Dockrell says that the evidence on e-cigarettes provoked a Marmite reaction from commentators. Having an informed opinion is one thing, even if it runs contrary to the PHE’s position, but what concerns Martin is the “inaccuracies and misconceptions about e-cigarettes and vaping”.
Myth #1: Popcorn lung
Opponents talk about flavouring additives and diacetyl (a compound that gives flavours a more buttery texture) and link this exposure to the possibility of developing bronchiolitis obliterans (the proper name for popcorn lung)
Dockrell writes: “Diacetyl is banned as an ingredient from e-cigarettes and e-liquids in the UK. It had been detected in some e-liquid flavourings in the past, but at levels hundreds of times lower than in cigarette smoke. Even at these levels, smoking is not a major risk factor for this rare disease.”
Myth #2: “They aren’t regulated” & “we don’t know what’s in them”
It’s always been a nonsense argument bordering on an outright lie, as Dockrell highlights: “The UK has some of the strictest regulation for e-cigarettes in the world. Under the Tobacco and Related Products Regulations 2016, e-cigarette products are subject to minimum standards of quality and safety, as well as packaging and labelling requirements to provide consumers with the information they need to make informed choices.”
“All products must be notified by manufacturers to the UK Medicines and Healthcare products Regulatory Agency (MHRA), with detailed information including the listing of all ingredients.”
Myth #3: Nicotine
Opponents will talk about nicotine stunting the development of the brain, and being linked to cancers – and the public often confuses nicotine with the other smoking by-products. Martin states: “Evidence shows nicotine actually carries minimal risk of harm to health. Although nicotine is the reason people become addicted to smoking, it is the thousands of chemicals contained in cigarette smoke that causes almost all of the harm.”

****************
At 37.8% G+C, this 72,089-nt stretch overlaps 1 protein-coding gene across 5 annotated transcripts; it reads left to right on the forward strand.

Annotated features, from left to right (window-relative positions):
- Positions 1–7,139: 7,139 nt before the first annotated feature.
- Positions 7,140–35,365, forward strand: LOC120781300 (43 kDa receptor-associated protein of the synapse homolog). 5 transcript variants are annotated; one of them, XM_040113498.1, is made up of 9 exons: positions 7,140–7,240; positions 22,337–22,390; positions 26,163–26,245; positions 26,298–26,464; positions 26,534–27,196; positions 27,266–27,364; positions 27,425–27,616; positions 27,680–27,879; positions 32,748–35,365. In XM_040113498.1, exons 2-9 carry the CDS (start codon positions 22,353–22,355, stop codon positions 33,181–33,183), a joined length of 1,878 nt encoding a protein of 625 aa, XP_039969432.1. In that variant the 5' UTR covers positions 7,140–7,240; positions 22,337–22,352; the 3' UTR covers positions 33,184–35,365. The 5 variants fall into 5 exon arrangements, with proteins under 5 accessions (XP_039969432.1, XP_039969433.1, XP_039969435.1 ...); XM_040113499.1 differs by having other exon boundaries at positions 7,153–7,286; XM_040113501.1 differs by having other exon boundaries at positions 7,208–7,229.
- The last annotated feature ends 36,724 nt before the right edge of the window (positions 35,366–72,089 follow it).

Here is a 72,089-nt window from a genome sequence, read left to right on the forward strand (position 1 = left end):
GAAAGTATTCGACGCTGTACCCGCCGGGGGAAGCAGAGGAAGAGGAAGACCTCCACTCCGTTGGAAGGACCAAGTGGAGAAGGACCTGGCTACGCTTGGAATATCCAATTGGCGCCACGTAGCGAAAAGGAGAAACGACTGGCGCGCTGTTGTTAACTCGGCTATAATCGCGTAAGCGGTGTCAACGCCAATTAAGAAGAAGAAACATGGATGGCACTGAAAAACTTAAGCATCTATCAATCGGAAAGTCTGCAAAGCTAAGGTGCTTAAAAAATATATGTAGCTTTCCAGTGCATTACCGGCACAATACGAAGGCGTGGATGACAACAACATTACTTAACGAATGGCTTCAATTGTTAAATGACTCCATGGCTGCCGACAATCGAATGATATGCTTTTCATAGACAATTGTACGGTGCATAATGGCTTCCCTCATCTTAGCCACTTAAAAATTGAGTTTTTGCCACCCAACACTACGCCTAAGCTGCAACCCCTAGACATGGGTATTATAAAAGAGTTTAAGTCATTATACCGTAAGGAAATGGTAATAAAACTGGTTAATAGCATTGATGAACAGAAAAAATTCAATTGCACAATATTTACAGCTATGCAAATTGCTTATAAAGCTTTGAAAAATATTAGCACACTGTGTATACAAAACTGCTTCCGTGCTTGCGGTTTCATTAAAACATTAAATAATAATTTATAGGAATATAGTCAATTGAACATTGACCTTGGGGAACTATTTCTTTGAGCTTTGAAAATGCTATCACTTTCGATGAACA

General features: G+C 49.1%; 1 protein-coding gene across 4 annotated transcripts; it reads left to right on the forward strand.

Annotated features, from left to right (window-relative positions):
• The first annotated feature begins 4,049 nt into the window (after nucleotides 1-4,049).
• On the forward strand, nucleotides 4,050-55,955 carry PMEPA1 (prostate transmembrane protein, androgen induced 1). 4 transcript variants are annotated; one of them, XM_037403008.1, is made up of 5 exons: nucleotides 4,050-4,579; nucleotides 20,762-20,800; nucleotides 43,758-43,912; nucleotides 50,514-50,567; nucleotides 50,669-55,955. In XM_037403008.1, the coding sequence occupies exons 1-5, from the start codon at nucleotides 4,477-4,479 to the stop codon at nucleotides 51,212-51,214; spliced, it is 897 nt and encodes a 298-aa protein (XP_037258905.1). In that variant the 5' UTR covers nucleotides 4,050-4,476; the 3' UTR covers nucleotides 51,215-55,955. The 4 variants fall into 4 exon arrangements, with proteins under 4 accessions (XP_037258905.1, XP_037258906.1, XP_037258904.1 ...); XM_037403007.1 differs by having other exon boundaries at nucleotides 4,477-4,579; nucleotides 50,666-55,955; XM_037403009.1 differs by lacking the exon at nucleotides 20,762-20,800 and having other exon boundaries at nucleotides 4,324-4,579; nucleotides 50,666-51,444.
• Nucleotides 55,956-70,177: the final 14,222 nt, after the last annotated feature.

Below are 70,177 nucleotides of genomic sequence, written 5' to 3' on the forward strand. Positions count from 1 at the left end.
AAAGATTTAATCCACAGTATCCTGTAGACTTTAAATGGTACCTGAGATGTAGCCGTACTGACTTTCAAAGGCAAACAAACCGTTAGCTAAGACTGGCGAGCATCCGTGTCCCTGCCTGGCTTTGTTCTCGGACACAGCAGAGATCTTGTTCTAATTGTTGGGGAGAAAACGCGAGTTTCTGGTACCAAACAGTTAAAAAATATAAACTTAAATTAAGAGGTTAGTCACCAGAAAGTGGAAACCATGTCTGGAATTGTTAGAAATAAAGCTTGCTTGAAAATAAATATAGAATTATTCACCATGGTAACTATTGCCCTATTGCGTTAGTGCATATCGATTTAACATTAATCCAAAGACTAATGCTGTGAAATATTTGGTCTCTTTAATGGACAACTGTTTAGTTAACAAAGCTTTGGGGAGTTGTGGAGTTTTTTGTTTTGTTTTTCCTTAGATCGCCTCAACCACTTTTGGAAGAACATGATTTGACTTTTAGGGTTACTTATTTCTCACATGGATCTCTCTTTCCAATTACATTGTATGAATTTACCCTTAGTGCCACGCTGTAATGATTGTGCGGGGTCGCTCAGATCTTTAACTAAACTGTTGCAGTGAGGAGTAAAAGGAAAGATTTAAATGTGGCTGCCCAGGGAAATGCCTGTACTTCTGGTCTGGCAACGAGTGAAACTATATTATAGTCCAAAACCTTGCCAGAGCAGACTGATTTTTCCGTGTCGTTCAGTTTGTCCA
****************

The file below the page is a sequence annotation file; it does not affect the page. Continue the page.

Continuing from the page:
“E-cigarettes do not contain tar or carbon monoxide, two of the most harmful elements in tobacco smoke. They do contain some chemicals also found in tobacco smoke, but at much lower levels.”
Myth #4: Second-hand vape
Evidence appears to suggest that second-hand smoke is a genuine problem for bystanders, and vape has been tarred with a similar brush simply because it looks like smoke.
“Unlike cigarettes,” continues Dockrell, “there is no side-stream vapour emitted by an e-cigarette into the atmosphere, just the exhaled aerosol. PHE’s latest evidence review found that to date, there have been no identified health risks of passive vaping to bystanders.”
“People with asthma and other respiratory conditions can be sensitive to a range of environmental irritants, which could include e-cigarette vapour, and PHE advises organisations to take this into account and to make adjustments where appropriate.”
Myth #5: Gateway to smoking
There is “no evidence so far to support the concern that e-cigarettes are a route into smoking among young people. UK surveys show that young people are experimenting with e-cigarettes, but regular use is rare and confined almost entirely to those who already smoke. Meanwhile, smoking rates among young people in the UK continue to decline.”
Myth #6: Vaping keeps people smoking
Lies emanating from Stanton Glantz’s organisation in California suggest that vaping does nothing more than encourage smokers to continue with their habit; not so, according to PHE.
“There is currently no evidence to suggest that e-cigarettes are encouraging people to continue smoking – the picture in the UK suggests the opposite. The proportion of e-cigarette users who are ex-smokers has been increasing over recent years.”
“Of the 2.9 million adult e-cigarette users in the UK, more than half have completely stopped smoking. A further 770,000 have given up both smoking and vaping. At the same time, quit success rates have been improving and we’re seeing an accelerated drop in smoking rates, currently at a record low of 15.5% in England.”